If you’re looking for better sounding vinyl, you might want to look for albums other than these.
If you’re looking for better sounding vinyl, you might want to look for albums other than these.
Another MoFi LP debunked.
The last time I played a copy of the MoFi I could not believe how ridiculously phony and compressed it was. And to think I used to like their version when it came out back in the ’80s!
A good example: on Yer Blues, the MFSL pressing positively wreaks havoc with all the added bass and top end The Beatles put on this track. The MoFi version is already too bright, and has sloppy bass to start with, so the result on this track is way too much BAD bass and way too much BAD spitty 10k-boosted treble, unlike the good imports, which have way too much GOOD bass and treble.
Yer Blues ROCKS! Listen to the big jam at the end of the song, where John’s vocal mic is turned off but his performance is still caught by a room or overheard mic. They obviously did this on purpose, killing his vocal track so that the “leaked” vocal could be heard.
Those crazy Beatles! It’s more than just a cool “effect”. It actually seems to kick the energy and power of the song up a notch. It’s clearly an accident, but an accident that works. I rather doubt George Martin approved. That kind of “throw the rule book out” approach is what makes Beatles recordings so fascinating, and The White Album the most fascinating of them all.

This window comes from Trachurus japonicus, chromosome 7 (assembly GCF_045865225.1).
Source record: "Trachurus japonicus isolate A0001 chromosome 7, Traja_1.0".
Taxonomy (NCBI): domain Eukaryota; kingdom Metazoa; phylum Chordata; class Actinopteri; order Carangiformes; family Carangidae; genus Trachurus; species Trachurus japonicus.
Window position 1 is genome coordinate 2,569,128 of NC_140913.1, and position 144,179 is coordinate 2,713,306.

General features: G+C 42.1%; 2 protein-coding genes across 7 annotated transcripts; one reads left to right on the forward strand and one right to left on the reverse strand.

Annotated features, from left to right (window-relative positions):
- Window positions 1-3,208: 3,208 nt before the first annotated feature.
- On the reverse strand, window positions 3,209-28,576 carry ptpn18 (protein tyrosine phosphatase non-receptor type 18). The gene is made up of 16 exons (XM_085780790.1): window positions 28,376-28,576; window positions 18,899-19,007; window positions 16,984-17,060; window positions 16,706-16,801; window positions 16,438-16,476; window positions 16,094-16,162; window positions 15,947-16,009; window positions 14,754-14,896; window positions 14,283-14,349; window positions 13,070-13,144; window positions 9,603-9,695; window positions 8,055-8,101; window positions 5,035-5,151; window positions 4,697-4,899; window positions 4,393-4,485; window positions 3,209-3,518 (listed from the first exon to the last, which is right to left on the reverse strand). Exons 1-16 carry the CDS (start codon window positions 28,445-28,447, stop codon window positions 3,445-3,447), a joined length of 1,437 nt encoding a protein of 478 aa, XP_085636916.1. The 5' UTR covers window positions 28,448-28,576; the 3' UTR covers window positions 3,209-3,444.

The EQ for this song is also a good example of something The Beatles were experimenting with, as detailed in their recording sessions and interviews with the engineers. They were pushing the boundaries of normal EQ, of how much bass and treble a track could have. This track has seriously boosted bass, way too much, but somehow it works!
If you want to hear just how good Monk’s great big rich piano sounds, look no further.
Rudy Van Gelder, eat your heart out. This is the piano sound Rudy never quite managed. Some say it’s the crappy workhorse piano he had set up in his studio. Others say it was just poorly miked. Rather than speculating on something we know little about (good pianos and the miking) let’s just say that Columbia had the piano, the room and the mics to do it right as you can easily hear on this very record.
Nearly White Hot and for good reason. Listen to Monk vocalizing — this copy is so resolving you can hear him clearly, yet the overall sound is warm, rich and smooth in the best Columbia tradition.
Speaking of warm, rich and smooth, this is important to the horn sound too. Most copies could not make the sax as full-bodied and free of honk as we would have liked. This one did, earning lots of points in the process. Hard to fault and definitely hard to beat.
This work is more often than not recorded with harsh sound. The exciting orchestration must surely be very difficult to capture on tape. But Mercury here seems to have managed to do it, a feat few others can claim.
This side one is truly DEMONSTRATION QUALITY, thanks to superb low distortion mastering. It’s yet another very exciting Mercury recording. The quiet passages have unusually sweet sound. This kind of sound is not easy to cut. This copy gets rid of the cutter head distortion and coloration and allows you to hear what the Mercury engineers accomplished.
The balanced tonality is key, especially when you have such lively brass and strings. The top is correct, even sweet, and you can’t say that about very many Mercs. Exceptionally tight bass too.
I don’t know of a better performance or a better recording of the work.
Clear horns, a big hall — if it were a bit less bright it would probably have earned that second plus.
Dorati breathes fire into the famous Tchaikovsky Romeo and Juliet on side 2. Unfortunately, the sound is never as good in our experience as it is on side one.